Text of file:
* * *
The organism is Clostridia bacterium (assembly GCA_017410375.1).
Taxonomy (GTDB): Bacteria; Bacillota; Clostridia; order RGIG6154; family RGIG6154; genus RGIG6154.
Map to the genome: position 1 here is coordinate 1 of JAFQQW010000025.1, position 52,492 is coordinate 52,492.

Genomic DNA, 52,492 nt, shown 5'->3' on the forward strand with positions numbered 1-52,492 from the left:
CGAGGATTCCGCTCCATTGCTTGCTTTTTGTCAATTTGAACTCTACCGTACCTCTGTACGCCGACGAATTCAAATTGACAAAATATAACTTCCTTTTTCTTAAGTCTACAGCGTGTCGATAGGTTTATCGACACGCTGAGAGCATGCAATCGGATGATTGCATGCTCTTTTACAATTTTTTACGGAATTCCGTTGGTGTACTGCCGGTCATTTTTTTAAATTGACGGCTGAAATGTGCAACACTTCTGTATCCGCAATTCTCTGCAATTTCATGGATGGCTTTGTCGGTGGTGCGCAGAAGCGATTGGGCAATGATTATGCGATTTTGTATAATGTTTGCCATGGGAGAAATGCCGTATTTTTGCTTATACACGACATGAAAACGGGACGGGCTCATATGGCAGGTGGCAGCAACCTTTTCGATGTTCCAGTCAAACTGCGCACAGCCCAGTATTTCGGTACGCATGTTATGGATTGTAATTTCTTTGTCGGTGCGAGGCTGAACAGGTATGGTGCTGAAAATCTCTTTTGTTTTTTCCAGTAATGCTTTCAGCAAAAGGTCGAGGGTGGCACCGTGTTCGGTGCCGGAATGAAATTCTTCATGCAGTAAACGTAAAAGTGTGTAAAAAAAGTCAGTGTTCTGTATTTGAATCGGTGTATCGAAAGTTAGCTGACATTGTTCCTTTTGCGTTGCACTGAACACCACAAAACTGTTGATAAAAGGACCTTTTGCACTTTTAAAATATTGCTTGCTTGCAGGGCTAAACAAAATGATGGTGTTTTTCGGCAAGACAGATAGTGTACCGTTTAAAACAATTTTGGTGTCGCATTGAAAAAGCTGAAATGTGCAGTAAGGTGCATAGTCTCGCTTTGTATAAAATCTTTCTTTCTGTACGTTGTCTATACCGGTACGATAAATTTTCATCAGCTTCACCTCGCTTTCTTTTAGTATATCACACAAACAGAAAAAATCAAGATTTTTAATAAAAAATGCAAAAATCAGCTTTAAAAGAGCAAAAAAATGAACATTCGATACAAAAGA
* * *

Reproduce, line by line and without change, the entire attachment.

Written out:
The organism is Clostridia bacterium (assembly GCA_017410375.1).
Taxonomy (GTDB): Bacteria; Bacillota; Clostridia; order RGIG6154; family RGIG6154; genus RGIG6154.
Map to the genome: position 1 here is coordinate 1 of JAFQQW010000025.1, position 52,492 is coordinate 52,492.

Genomic DNA, 52,492 nt, shown 5'->3' on the forward strand with positions numbered 1-52,492 from the left:
CGAGGATTCCGCTCCATTGCTTGCTTTTTGTCAATTTGAACTCTACCGTACCTCTGTACGCCGACGAATTCAAATTGACAAAATATAACTTCCTTTTTCTTAAGTCTACAGCGTGTCGATAGGTTTATCGACACGCTGAGAGCATGCAATCGGATGATTGCATGCTCTTTTACAATTTTTTACGGAATTCCGTTGGTGTACTGCCGGTCATTTTTTTAAATTGACGGCTGAAATGTGCAACACTTCTGTATCCGCAATTCTCTGCAATTTCATGGATGGCTTTGTCGGTGGTGCGCAGAAGCGATTGGGCAATGATTATGCGATTTTGTATAATGTTTGCCATGGGAGAAATGCCGTATTTTTGCTTATACACGACATGAAAACGGGACGGGCTCATATGGCAGGTGGCAGCAACCTTTTCGATGTTCCAGTCAAACTGCGCACAGCCCAGTATTTCGGTACGCATGTTATGGATTGTAATTTCTTTGTCGGTGCGAGGCTGAACAGGTATGGTGCTGAAAATCTCTTTTGTTTTTTCCAGTAATGCTTTCAGCAAAAGGTCGAGGGTGGCACCGTGTTCGGTGCCGGAATGAAATTCTTCATGCAGTAAACGTAAAAGTGTGTAAAAAAAGTCAGTGTTCTGTATTTGAATCGGTGTATCGAAAGTTAGCTGACATTGTTCCTTTTGCGTTGCACTGAACACCACAAAACTGTTGATAAAAGGACCTTTTGCACTTTTAAAATATTGCTTGCTTGCAGGGCTAAACAAAATGATGGTGTTTTTCGGCAAGACAGATAGTGTACCGTTTAAAACAATTTTGGTGTCGCATTGAAAAAGCTGAAATGTGCAGTAAGGTGCATAGTCTCGCTTTGTATAAAATCTTTCTTTCTGTACGTTGTCTATACCGGTACGATAAATTTTCATCAGCTTCACCTCGCTTTCTTTTAGTATATCACACAAACAGAAAAAATCAAGATTTTTAATAAAAAATGCAAAAATCAGCTTTAAAAGAGCAAAAAAATGAACATTCGATACAAAAGA